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Young vs. Old: Which Workers Are More Consistent?
Posted By Candy Sagon On August 12, 2013 @ 7:39 am In Health Talk | Comments Disabled
Having a bad day at work? If you are, you’re probably in your 20s, says a new German study that finds that workers age 65-plus are cognitively more consistent, reliable and productive than workers much younger.
The researchers, from the Max Planck Institute for Human Development in Berlin, wanted to see if there really were “good” and “bad” days in terms of cognitive performance on the job, and whether age made a difference, according to the study published last month in Psychological Science.
They gave more than 200 adults, half ages 20 to 31 and half ages 65 to 80, nine tests to measure perceptual speed and memory. To judge consistency, the subjects were tested in 100 daily sessions, researchers reported.
In all nine cognitive tasks assessed, the scientists said in a statement, the older group actually showed less performance variability than the younger group. While younger workers may perform, on average, at a somewhat higher level, older adults perform much more consistently both day-to-day and within a day.
Older workers‘ consistency is probably due to “learned strategies to solve the task, a constantly high motivation level, as well as a balanced daily routine and stable mood,” explained researcher Florian Schmiedek.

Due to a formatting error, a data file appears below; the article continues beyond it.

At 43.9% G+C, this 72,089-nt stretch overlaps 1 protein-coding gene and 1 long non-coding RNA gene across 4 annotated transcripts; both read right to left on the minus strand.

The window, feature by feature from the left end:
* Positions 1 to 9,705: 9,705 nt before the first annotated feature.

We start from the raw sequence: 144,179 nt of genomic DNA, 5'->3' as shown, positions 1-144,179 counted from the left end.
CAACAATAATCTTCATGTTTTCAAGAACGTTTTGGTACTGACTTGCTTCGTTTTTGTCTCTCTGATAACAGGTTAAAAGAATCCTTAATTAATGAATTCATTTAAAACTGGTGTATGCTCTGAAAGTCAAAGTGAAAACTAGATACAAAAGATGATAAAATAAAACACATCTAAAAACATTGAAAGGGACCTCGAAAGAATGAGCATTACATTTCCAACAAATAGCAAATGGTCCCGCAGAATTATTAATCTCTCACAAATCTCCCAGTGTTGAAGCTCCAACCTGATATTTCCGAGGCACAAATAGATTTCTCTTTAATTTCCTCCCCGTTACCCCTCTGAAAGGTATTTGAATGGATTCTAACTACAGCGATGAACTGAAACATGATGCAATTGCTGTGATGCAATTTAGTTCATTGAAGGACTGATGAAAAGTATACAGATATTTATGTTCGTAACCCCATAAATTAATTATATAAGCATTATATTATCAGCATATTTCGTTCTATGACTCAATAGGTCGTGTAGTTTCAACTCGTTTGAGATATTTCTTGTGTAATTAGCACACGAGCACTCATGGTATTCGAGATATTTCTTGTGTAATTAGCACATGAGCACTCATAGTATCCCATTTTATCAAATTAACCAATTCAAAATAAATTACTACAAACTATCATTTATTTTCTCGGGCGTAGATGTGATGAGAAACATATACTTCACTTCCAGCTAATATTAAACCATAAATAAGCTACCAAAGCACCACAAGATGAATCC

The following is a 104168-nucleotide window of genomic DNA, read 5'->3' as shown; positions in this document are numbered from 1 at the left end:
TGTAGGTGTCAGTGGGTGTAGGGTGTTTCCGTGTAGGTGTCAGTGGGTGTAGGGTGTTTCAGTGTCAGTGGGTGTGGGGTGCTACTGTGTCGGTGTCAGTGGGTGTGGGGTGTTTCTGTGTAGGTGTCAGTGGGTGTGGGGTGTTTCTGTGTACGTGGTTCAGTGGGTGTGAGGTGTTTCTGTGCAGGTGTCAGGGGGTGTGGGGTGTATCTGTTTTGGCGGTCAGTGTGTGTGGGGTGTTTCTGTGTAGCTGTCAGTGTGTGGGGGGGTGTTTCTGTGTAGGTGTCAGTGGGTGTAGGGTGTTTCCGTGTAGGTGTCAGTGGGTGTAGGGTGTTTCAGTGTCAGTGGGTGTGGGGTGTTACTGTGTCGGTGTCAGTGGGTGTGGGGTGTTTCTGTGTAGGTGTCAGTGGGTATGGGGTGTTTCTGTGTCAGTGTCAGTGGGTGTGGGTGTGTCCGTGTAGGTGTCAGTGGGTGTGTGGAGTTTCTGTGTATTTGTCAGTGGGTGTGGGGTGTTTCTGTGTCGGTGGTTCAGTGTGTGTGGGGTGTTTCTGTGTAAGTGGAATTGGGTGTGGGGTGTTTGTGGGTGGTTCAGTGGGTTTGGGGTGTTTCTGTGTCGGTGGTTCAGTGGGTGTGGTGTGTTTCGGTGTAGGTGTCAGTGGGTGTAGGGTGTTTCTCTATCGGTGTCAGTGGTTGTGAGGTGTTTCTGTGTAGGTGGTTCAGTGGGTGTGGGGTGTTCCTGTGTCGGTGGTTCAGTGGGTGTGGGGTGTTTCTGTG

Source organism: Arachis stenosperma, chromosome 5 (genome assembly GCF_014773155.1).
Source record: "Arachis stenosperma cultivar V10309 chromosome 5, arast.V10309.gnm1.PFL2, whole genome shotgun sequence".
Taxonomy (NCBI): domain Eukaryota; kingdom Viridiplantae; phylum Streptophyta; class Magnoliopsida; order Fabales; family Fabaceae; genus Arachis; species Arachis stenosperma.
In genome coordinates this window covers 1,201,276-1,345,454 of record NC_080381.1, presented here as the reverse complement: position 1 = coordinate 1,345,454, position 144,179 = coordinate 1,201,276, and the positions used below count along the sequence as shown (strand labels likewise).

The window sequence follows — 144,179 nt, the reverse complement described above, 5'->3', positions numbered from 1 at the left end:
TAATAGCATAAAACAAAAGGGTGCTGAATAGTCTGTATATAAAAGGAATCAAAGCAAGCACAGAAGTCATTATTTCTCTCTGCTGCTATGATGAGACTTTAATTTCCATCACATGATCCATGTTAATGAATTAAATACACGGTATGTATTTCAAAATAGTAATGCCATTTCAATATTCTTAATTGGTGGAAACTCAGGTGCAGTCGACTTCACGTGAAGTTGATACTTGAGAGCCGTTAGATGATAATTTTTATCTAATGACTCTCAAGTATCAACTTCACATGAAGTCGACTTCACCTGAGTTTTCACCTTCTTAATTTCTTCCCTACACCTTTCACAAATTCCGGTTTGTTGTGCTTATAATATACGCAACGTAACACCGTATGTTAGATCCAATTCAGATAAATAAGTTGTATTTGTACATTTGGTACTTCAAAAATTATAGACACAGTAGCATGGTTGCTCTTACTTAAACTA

The findings have implications in the debate over older workers’ role in the workplace, the researchers noted, especially for the growing number of those unemployed over 50.
“One of our studies in the car production industry has shown that serious errors that are expensive to resolve are much less likely to be committed by older staff members than by their younger colleagues,” said Axel Börsch-Supan, another researcher studying productivity of the labor force in aging societies at the institute.
Interestingly, the researchers found that while we may say we’re having a bad day, it’s more likely to be a bad hour or two.
Big changes day-to-day were “relatively low,” the researchers wrote. Most fluctuations occur within a smaller time frame during the day.
In other words, you might be having a bad hair day, but your day at work is probably not as bad as you think.
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